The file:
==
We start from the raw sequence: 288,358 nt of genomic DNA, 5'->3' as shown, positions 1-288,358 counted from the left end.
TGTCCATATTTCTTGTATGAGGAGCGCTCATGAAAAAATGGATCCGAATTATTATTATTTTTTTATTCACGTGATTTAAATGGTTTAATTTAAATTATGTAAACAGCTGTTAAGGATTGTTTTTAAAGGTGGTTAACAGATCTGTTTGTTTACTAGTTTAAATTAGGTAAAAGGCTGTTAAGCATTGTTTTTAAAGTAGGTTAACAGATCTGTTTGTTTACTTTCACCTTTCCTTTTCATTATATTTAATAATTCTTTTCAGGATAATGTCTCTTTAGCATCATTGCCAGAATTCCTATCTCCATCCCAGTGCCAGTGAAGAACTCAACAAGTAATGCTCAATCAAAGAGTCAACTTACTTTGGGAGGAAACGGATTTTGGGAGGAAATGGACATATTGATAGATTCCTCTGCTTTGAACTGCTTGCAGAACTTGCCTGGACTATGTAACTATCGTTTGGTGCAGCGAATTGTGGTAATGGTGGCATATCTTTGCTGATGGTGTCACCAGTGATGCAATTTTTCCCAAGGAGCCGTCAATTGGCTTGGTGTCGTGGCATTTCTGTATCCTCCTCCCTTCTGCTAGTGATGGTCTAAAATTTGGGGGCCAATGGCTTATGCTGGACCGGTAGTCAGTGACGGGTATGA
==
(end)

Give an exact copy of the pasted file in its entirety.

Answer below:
We start from the raw sequence: 288,358 nt of genomic DNA, 5'->3' as shown, positions 1-288,358 counted from the left end.
TGTCCATATTTCTTGTATGAGGAGCGCTCATGAAAAAATGGATCCGAATTATTATTATTTTTTTATTCACGTGATTTAAATGGTTTAATTTAAATTATGTAAACAGCTGTTAAGGATTGTTTTTAAAGGTGGTTAACAGATCTGTTTGTTTACTAGTTTAAATTAGGTAAAAGGCTGTTAAGCATTGTTTTTAAAGTAGGTTAACAGATCTGTTTGTTTACTTTCACCTTTCCTTTTCATTATATTTAATAATTCTTTTCAGGATAATGTCTCTTTAGCATCATTGCCAGAATTCCTATCTCCATCCCAGTGCCAGTGAAGAACTCAACAAGTAATGCTCAATCAAAGAGTCAACTTACTTTGGGAGGAAACGGATTTTGGGAGGAAATGGACATATTGATAGATTCCTCTGCTTTGAACTGCTTGCAGAACTTGCCTGGACTATGTAACTATCGTTTGGTGCAGCGAATTGTGGTAATGGTGGCATATCTTTGCTGATGGTGTCACCAGTGATGCAATTTTTCCCAAGGAGCCGTCAATTGGCTTGGTGTCGTGGCATTTCTGTATCCTCCTCCCTTCTGCTAGTGATGGTCTAAAATTTGGGGGCCAATGGCTTATGCTGGACCGGTAGTCAGTGACGGGTATGA